The economics of divorce are changing.
First up: Who pays. Traditionally, ex-husbands are on the hook to pay alimony. Newt Gingrich, for example, paid $19,800 in alimony in 2010 to one of his ex-wives (his tax return didn't say which one.) But increasingly, alimony has become a two-way street, with the higher-earning spouse--wife or husband--on the hook for payments to the lesser-paid one.
As ABC news reported, one real estate agent in Massachusetts was ordered in 2006 to pay nearly $100,000 in annual support to her ex-husband after their breakup.
Next up: The idea of alimony itself. As the New York Times reported this weekend, grass-roots movements in several states, including Florida, New Jersey and Massachusetts, are pushing to reform alimony laws to better reflect changing economic realities of marriage and work.
Florida's state House recently approved legislation that makes it harder for courts to award lifelong alimony and in the case of remarriage, make it illegal to consider the new spouse's income in awarding payments, according the New York Times.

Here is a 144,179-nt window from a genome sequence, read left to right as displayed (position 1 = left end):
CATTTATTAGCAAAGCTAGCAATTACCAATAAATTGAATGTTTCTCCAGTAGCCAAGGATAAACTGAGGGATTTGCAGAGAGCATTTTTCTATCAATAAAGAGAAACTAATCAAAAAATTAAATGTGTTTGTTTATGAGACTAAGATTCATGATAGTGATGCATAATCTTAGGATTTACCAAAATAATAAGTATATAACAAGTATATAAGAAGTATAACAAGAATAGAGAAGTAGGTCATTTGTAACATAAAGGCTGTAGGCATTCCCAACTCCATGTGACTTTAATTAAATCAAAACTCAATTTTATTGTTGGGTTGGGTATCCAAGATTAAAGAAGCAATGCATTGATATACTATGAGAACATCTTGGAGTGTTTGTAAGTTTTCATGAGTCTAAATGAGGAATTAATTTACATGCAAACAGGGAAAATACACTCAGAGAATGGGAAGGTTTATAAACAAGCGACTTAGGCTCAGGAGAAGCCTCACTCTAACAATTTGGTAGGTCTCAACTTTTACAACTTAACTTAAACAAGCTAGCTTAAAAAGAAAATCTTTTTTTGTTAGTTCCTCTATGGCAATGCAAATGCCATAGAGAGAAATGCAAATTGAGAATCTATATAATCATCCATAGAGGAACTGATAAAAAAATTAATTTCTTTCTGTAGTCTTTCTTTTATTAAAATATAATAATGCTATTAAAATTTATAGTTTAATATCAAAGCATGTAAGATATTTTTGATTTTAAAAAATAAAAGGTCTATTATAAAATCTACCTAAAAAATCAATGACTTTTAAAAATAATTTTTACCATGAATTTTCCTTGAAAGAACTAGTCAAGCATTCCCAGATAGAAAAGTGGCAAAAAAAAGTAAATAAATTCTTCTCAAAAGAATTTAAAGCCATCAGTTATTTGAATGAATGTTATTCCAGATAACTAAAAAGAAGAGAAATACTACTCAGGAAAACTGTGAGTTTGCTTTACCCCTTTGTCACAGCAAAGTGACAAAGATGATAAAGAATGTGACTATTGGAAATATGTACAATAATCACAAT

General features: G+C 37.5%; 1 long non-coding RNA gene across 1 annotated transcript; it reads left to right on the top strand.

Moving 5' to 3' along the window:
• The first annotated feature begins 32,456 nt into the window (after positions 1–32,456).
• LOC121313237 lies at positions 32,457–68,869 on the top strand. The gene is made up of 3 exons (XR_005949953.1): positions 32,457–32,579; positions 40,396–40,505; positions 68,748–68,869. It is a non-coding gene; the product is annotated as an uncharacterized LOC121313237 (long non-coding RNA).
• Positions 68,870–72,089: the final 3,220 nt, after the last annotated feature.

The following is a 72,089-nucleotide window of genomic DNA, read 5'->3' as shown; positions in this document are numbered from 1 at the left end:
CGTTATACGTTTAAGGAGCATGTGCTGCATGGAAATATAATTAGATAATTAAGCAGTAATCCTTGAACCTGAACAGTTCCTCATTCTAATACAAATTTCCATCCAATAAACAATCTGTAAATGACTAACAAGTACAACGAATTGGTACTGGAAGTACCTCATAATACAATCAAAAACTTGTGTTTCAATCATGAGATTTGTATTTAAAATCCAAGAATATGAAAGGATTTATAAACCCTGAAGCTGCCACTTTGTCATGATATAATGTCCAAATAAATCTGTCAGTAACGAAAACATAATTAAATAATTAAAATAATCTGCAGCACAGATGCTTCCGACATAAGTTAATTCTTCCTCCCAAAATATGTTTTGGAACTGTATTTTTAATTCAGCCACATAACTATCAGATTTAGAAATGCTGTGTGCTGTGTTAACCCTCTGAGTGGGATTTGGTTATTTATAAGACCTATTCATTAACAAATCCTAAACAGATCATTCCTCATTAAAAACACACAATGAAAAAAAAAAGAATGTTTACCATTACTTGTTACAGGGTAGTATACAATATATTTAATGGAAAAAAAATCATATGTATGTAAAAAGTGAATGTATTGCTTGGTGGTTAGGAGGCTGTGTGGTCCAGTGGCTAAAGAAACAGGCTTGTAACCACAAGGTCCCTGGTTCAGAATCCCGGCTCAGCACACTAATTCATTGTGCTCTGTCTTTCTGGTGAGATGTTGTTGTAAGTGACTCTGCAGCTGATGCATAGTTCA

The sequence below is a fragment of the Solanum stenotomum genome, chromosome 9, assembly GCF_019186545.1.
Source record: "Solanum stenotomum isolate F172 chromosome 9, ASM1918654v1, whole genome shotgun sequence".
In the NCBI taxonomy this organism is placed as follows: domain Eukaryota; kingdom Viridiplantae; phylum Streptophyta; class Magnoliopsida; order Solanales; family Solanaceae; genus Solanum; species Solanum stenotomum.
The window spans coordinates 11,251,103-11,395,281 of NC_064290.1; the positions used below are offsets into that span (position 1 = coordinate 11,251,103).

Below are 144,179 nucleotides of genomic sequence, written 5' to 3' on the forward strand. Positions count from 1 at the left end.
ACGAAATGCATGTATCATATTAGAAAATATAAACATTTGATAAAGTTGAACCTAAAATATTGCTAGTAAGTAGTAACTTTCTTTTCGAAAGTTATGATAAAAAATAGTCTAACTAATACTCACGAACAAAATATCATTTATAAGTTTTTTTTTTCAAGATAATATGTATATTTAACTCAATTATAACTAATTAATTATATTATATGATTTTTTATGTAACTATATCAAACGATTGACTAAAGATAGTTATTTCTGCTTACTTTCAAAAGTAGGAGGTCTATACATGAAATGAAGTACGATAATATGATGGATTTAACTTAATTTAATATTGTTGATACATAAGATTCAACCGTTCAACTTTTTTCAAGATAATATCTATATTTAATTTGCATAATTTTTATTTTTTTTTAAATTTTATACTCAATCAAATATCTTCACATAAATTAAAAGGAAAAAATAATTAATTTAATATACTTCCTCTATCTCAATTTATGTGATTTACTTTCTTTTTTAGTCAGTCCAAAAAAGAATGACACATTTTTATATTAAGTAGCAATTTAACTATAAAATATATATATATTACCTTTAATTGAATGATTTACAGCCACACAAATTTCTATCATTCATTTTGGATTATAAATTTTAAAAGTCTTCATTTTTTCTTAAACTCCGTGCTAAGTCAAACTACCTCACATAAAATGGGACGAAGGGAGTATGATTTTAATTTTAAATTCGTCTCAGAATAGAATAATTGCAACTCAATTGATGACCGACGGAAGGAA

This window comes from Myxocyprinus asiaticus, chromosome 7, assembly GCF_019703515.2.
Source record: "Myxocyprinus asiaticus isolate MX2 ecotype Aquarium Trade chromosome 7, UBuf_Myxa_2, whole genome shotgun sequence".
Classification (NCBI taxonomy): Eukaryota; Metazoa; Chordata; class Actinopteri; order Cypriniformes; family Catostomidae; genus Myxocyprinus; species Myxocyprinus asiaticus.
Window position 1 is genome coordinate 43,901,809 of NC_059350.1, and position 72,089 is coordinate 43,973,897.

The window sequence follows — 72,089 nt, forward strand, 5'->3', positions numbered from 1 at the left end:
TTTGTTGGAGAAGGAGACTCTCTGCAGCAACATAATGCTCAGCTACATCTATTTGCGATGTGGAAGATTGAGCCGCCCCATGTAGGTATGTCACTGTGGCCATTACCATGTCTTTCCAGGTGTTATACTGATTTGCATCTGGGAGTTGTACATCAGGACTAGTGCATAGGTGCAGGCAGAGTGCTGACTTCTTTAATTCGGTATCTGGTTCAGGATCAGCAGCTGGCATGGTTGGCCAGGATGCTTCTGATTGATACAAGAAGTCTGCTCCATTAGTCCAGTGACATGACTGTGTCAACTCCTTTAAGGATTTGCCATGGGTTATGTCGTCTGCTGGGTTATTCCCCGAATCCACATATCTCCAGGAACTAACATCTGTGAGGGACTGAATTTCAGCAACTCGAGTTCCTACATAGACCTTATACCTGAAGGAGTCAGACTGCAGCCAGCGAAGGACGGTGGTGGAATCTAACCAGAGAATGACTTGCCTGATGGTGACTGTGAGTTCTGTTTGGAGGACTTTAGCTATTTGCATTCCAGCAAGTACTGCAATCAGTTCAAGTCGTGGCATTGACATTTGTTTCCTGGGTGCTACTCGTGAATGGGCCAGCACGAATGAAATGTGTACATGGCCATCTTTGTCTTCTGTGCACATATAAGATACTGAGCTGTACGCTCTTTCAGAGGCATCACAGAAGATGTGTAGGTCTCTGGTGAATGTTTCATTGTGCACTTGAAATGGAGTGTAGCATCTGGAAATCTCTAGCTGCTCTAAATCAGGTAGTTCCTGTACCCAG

Reformers seek to relieve the economic burden on payers; for now that affects more men than women, but it depends on who earns more money. It is still the exception, rather than the norm, when the wife of a couple is the primary breadwinner.
And reform is tricky business. Changes in the law could undermine economic stability for spouses who do not have the earning power or skills to onramp into the workforce and who do not have retirement savings from working. Supporters say times have changed and ex-spouses have a better chance to support themselves these days.
Alimony laws, much like marriage and divorce laws, vary from state to state. In the past, alimony payments were designed to make sure that spouses, traditionally women who stayed at home to raise the family, were not left penniless after a divorce. Even for women who are able to on ramp into the work force after years at home raising children have a difficult time finding equal pay.
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